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Cot death 'world first' breakthrough could help save babies most at risk of dying

Scientists could be one step closer to ending the heartache of cot death after a breakthrough in spotting those babies most at risk. Researchers say they have found a way of identifying those babies most vulnerable to Sudden Infant Death Syndrome (SIDS) while they are still alive.

It is hoped their discovery could help save lives of those babies most likely to fall victim to the heartbreaking condition which claims the lives of about 200 children in the United Kingdom every year. According to the research carried out in Australia it appears babies who died of SIDS had lower levels of an enzyme which helps people wake from sleep.

Dr Carmel Harrington, who lost her own child to SIDS 29 years ago, and led the study said: "Babies have a very powerful mechanism to let us know when they are not happy. Usually, if a baby is confronted with a life-threatening situation, such as difficulty breathing during sleep because they are on their tummies, they will arouse and cry out. What this research shows is that some babies don’t have this same robust arousal response,”

The study, published by The Lancet’s eBioMedicine, was carried out by researchers from The Children's Hospital at Westmead in Australia. It analysed activity of a chemical marker, Butyrylcholinesterase (BChE), in 722 Dried Blood Spots taken at birth as part of the Newborn Screening Program, using only samples parents approved for use in de-identified research.

BChE was measured in both SIDS and infants dying from other causes and each compared to 10 surviving infants with the same date of birth and gender. The study found BChE levels were significantly lower in babies who subsequently died of SIDS compared to living controls and other infant deaths.

BChE plays a major role in the brain’s arousal pathway and researchers believe its deficiency likely indicates an arousal deficit, which reduces an infant’s ability to wake or respond to the external environment, causing vulnerability to SIDS. Dr Harrington says the findings are game-changing.

She said: "This has long been thought to be the case, but up to now we didn’t know what was causing the lack of arousal. Now that we know that BChE is involved we can begin to change the outcome for these babies and make SIDS a thing of the past.”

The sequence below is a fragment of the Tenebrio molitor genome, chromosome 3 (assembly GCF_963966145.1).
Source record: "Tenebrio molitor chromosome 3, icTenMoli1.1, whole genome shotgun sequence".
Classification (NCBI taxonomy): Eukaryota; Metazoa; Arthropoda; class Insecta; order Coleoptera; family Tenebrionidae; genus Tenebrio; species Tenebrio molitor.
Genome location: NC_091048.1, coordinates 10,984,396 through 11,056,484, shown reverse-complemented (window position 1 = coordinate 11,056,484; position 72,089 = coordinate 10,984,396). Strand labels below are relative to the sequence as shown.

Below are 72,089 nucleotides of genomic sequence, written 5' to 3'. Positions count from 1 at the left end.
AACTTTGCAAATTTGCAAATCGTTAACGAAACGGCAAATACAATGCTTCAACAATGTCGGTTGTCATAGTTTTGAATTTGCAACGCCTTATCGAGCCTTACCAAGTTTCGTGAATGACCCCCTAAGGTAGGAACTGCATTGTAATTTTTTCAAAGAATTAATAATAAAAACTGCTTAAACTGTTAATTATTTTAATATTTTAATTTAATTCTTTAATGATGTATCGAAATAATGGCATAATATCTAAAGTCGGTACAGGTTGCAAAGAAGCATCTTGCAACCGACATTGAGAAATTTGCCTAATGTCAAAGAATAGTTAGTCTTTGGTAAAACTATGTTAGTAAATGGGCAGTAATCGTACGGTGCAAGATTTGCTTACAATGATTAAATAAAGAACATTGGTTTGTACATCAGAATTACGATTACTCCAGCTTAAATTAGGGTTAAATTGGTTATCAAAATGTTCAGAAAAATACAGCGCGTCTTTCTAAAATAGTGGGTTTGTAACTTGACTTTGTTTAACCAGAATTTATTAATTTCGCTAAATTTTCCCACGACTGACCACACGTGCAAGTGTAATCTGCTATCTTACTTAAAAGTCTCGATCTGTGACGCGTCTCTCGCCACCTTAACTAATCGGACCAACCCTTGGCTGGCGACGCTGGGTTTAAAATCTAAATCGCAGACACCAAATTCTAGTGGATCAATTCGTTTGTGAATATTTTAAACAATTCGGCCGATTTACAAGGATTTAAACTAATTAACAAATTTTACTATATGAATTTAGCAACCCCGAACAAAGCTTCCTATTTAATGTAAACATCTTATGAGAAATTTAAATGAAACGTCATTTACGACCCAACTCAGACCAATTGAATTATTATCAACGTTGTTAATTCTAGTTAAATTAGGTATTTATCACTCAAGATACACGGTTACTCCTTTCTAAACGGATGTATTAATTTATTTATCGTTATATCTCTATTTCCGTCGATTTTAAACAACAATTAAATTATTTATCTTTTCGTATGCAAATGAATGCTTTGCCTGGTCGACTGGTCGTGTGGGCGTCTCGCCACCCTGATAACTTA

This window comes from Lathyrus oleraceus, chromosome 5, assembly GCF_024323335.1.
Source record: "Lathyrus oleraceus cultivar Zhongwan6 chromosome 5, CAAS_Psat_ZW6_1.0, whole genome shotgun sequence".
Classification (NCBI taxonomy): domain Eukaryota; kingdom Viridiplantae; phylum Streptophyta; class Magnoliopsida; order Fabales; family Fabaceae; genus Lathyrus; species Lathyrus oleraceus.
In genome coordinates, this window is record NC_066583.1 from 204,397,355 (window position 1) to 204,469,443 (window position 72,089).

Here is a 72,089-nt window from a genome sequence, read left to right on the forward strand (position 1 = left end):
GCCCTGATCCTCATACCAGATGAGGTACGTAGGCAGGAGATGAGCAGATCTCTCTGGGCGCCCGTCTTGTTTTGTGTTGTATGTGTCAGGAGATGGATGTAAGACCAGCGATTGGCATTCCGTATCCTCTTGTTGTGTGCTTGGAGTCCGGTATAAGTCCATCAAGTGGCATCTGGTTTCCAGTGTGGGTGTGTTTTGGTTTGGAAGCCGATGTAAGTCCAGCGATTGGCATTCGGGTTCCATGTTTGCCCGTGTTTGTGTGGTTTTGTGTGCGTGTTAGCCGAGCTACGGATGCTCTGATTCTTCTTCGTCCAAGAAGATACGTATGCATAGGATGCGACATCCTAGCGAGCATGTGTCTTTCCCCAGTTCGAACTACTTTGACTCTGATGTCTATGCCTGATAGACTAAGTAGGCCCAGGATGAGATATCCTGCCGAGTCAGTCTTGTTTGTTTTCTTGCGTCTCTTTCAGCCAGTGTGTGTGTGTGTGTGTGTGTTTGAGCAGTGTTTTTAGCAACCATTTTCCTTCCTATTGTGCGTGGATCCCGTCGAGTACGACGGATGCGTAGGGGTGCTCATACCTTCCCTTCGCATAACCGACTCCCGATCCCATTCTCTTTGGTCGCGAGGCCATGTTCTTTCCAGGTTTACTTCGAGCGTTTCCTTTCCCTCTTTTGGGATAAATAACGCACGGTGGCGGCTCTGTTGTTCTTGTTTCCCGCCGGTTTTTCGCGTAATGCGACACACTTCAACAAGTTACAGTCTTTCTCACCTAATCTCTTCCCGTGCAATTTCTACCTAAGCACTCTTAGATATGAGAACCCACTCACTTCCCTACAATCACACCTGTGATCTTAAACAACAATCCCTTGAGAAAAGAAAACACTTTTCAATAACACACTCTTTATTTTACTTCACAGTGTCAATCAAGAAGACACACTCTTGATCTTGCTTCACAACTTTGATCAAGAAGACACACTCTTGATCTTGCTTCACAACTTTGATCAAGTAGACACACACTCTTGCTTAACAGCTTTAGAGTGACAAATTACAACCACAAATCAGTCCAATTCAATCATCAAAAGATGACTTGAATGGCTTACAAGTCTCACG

SIDS – sometimes known as "cot death" – is the sudden, unexpected and unexplained death of an apparently healthy baby. According to the NHS in the UK, around 200 babies die suddenly and unexpectedly every year.

Most deaths happen during the first 6 months of a baby's life. Infants born prematurely or with a low birthweight are at greater risk. SIDS also tends to be slightly more common in baby boys. SIDS usually occurs when a baby is asleep, although it can occasionally happen while they're awake.

The incidence of SIDS has been more than halved in recent years due to public health campaigns addressing the known major risk factors of prone sleeping, maternal smoking and overheating. However, the rate of SIDS remains high, contributing to almost 50 per cent of all post-neonatal deaths in Western countries, according to the Australian report.

After losing her son, Damien, to SIDS, Dr Harrington has dedicated her career to finding answers for the condition, supporting much of her research through her crowd-funding campaign, Damien's Legacy. She says these results not only offer hope for the future, but answers for the past.

“An apparently healthy baby going to sleep and not waking up is every parent’s nightmare and until now there was absolutely no way of knowing which infant would succumb. But that’s not the case anymore.

“This discovery has opened up the possibility for intervention and finally gives answers to parents who have lost their children so tragically. These families can now live with the knowledge that this was not their fault,” said Dr Harrington.

The next steps for researchers is to begin looking at introducing the BChE biomarker into newborn screening and develop specific interventions to address the enzyme deficiency. It is expected this will take around five years to complete.

Dr Harrington added: “This discovery changes the narrative around SIDS and is the start of a very exciting journey ahead. We are going to be able to work with babies while they are living and make sure they keep living."

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